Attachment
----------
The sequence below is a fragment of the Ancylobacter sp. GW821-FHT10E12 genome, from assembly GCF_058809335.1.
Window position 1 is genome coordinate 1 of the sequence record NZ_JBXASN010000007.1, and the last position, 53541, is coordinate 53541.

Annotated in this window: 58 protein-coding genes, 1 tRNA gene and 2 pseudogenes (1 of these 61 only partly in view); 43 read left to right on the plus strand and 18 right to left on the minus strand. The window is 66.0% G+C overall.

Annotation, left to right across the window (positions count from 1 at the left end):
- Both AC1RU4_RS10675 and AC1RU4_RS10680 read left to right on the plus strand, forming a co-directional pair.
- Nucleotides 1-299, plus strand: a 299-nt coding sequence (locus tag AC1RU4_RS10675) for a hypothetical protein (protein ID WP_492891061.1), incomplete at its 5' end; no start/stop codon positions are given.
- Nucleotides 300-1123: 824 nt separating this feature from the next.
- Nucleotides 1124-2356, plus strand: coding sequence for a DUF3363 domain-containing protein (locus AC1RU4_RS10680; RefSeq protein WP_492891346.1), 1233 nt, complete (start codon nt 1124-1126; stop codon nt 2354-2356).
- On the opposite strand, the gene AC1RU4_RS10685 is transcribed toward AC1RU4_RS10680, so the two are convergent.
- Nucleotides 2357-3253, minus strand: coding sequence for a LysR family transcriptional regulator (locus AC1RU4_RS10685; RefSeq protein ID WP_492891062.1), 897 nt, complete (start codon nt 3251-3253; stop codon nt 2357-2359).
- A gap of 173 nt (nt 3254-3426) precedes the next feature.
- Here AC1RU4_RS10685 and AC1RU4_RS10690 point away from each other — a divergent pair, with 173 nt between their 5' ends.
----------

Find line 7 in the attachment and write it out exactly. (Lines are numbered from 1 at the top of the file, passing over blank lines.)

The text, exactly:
- Nucleotides 300-1123: 824 nt separating this feature from the next.